Bottom line: Miami drops two players with long-term contracts and a lack of toughness; the Heat gets two intriguing free-agents-in-waiting, including Corbin ($1.7 million salary).
•Guard Terrence Rencher to Phoenix for Smith. You get the drill by now. Rencher ($200,000 salary) was not a vital cog in Riley's wheel, while Smith ($500,000), who drew mild interest from the Heat last summer as a free agent, will add depth to the backcourt. And—guess what?—his contract is up this summer.
On the same day the Heat was wheeling and dealing, Laettner was relocated from Minneapolis to Atlanta. He sealed his fate with the Timberwolves last week with his jealous tirade against rookie sensation Kevin Garnett. Laettner said, "You've got to have the rookies and the young kids shut up." He added, "There's not a winner on our team. Name a winner on this team, besides me." (He did win two NCAA titles at Duke.) Laettner is a complementary player who makes more than complementary money ($4.5 million next year, $5 million the season after that), and the Timberwolves were happy to package him with center Sean Rooks in exchange for center Andrew Lang and guard Spud Webb. Webb, who earns $1.8 million, becomes a free agent this summer and probably won't be re-signed. Hawks coach Lenny Wilkens developed a good relationship with Laettner in 1992 while serving as an assistant coach with the original Dream Team and feels he can curb Laettner's petulance. Laettner's parting shot to the Timberwolves: "I've had four coaches in four years. None of them was a head coach before, and none of them was a head coach after." (Laettner conveniently forgot that the first of his coaches, Jimmy Rodgers, led the Celtics for two seasons before his stint with the T-wolves in 1991-92 and'92-93.)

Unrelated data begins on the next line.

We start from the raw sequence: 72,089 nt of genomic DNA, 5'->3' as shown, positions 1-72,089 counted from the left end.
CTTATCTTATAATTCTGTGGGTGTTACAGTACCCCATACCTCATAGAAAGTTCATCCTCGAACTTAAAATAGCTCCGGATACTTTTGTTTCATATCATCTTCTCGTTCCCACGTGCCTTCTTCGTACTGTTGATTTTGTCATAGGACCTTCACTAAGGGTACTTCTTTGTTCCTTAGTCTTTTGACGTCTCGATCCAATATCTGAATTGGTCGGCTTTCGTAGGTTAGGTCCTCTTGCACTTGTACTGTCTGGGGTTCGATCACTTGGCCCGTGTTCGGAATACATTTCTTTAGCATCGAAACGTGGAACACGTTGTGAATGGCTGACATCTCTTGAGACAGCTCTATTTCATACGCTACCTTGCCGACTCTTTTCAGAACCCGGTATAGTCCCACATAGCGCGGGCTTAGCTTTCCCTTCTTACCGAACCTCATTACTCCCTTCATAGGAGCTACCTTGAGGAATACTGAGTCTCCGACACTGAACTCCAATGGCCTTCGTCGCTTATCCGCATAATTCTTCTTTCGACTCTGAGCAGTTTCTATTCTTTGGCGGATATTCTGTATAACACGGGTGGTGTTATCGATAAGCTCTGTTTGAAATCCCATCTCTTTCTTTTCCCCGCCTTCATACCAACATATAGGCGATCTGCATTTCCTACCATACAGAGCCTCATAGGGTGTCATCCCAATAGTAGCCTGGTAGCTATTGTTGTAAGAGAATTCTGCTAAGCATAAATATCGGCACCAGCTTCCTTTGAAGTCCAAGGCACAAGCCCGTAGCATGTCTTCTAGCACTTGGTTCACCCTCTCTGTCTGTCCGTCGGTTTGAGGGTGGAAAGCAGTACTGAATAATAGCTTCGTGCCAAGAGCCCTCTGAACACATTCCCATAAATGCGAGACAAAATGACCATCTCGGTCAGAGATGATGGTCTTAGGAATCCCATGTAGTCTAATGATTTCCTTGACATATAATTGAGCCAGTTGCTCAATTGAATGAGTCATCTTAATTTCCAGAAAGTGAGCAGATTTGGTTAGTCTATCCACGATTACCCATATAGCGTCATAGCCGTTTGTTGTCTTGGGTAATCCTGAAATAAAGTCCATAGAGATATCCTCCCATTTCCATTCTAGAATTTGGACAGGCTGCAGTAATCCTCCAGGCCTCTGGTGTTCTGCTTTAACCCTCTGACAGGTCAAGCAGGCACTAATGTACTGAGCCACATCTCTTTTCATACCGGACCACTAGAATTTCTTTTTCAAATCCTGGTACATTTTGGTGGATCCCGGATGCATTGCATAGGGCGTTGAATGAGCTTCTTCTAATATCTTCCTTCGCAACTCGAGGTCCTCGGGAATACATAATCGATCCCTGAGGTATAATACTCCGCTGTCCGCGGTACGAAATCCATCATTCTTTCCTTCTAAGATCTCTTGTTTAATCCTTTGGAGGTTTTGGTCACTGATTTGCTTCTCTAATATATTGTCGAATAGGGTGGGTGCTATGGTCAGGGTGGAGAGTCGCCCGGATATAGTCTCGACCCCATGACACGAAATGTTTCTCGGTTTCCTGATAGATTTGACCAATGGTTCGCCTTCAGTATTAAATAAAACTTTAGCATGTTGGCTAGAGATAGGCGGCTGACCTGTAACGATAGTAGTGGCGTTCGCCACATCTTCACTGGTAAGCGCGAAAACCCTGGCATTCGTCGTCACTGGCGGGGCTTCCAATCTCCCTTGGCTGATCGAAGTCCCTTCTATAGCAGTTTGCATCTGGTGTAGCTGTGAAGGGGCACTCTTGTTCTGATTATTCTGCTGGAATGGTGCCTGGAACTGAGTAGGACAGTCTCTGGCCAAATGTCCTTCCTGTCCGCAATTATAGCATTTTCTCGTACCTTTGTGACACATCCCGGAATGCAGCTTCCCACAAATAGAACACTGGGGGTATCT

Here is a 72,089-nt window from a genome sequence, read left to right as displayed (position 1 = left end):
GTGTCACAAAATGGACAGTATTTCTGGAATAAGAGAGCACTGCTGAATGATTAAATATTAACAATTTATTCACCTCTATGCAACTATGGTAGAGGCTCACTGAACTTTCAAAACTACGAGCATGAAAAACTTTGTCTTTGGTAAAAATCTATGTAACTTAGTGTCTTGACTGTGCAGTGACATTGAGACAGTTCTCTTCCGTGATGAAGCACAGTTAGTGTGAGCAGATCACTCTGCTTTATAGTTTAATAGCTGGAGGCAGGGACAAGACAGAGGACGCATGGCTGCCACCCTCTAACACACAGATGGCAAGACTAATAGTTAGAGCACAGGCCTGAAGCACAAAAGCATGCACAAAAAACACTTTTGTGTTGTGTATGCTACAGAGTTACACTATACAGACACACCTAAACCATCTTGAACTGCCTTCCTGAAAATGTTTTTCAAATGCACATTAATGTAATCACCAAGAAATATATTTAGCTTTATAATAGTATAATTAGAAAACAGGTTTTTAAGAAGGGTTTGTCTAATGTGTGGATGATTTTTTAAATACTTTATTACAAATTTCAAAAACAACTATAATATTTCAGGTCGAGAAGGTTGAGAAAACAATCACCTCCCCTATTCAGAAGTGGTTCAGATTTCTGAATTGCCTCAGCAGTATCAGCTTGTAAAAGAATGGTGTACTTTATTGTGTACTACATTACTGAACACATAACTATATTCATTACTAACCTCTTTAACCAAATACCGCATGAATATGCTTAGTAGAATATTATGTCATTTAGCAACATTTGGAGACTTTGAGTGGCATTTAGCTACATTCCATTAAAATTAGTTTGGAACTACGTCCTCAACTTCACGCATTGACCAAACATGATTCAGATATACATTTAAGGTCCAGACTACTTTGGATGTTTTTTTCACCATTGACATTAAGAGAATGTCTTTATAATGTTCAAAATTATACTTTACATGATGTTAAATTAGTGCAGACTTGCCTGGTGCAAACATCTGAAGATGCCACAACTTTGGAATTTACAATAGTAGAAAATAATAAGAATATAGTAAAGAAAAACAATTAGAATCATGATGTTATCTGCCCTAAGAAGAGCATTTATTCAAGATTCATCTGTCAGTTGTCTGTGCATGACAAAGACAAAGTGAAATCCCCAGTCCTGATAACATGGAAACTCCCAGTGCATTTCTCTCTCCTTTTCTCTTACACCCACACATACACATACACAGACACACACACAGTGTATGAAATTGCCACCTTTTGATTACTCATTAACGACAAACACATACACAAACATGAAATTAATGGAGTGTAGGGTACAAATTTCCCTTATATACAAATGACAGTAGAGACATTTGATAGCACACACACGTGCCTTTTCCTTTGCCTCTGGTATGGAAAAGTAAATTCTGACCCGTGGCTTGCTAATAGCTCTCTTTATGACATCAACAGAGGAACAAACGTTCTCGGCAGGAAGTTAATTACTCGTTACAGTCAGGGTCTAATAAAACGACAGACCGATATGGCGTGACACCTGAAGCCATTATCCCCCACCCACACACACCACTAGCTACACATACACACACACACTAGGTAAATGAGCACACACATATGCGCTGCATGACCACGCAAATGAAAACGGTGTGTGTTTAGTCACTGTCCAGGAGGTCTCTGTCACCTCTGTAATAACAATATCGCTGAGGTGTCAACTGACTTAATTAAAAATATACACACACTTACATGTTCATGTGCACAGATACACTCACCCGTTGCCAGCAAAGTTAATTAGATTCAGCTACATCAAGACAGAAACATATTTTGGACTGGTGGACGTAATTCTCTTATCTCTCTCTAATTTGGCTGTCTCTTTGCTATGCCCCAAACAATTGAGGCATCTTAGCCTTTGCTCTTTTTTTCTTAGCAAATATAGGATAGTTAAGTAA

Fox Gets Attention
Celtics swingman Rick Fox is having the finest season of his pro career, in part because the departures of forwards Dominique Wilkins and Xavier McDaniel presented him with additional playing time, but also, says Fox, because he has learned to cope with attention deficit disorder, which has afflicted him since childhood but was diagnosed only two years ago.
ADD is a neurological condition that causes a marked inability to sustain concentration and is usually associated with children. But according to Dr. Edward Hallowell, who has treated Fox and who himself suffers from ADD, between six million and eight million adults in the U.S. also suffer from ADD—and more than 50% never know it.
Two years ago Mary Hilsman, the mother of Fox's girlfriend, Kari, attended a lecture given by Hallowell and heard him describe the symptoms of ADD, which include impulsiveness, restlessness and susceptibility to distraction. Hilsman came away thinking of Fox. When she and Kari urged Fox to consider treatment, he angrily refused. "My feeling was, I've come this far in my life. Why should I change anything?" says Fox. "It seemed like they were telling me I was crazy."
Yet even Fox would not deny that he had trouble focusing, both at home and on the basketball court. He would drift off while a coach diagrammed a key play in a team huddle. He would push the ball up the floor on the break, his mind racing, unable to decide whether to pass or shoot.
Fox finally agreed to see Hallowell, who reviewed Fox's history and explained why some of his actions were disjointed and why other people became frustrated with him. "It's comforting to get a reason why you are there one minute and not the next," Hallowell says.
At Hallowell's direction Fox took the prescription medication Ritalin for about two weeks in the summer of 1994 and was able to concentrate well enough to read an entire newspaper for the first time. But when his blood pressure skyrocketed, he stopped taking the medication and has since used mental exercises to improve his focus. "I see things in a whole new light," says Fox. "So do the people in my life. I went back to Carolina and told coach [Dean] Smith I had ADD, and he said, 'Oh, that explains it.' "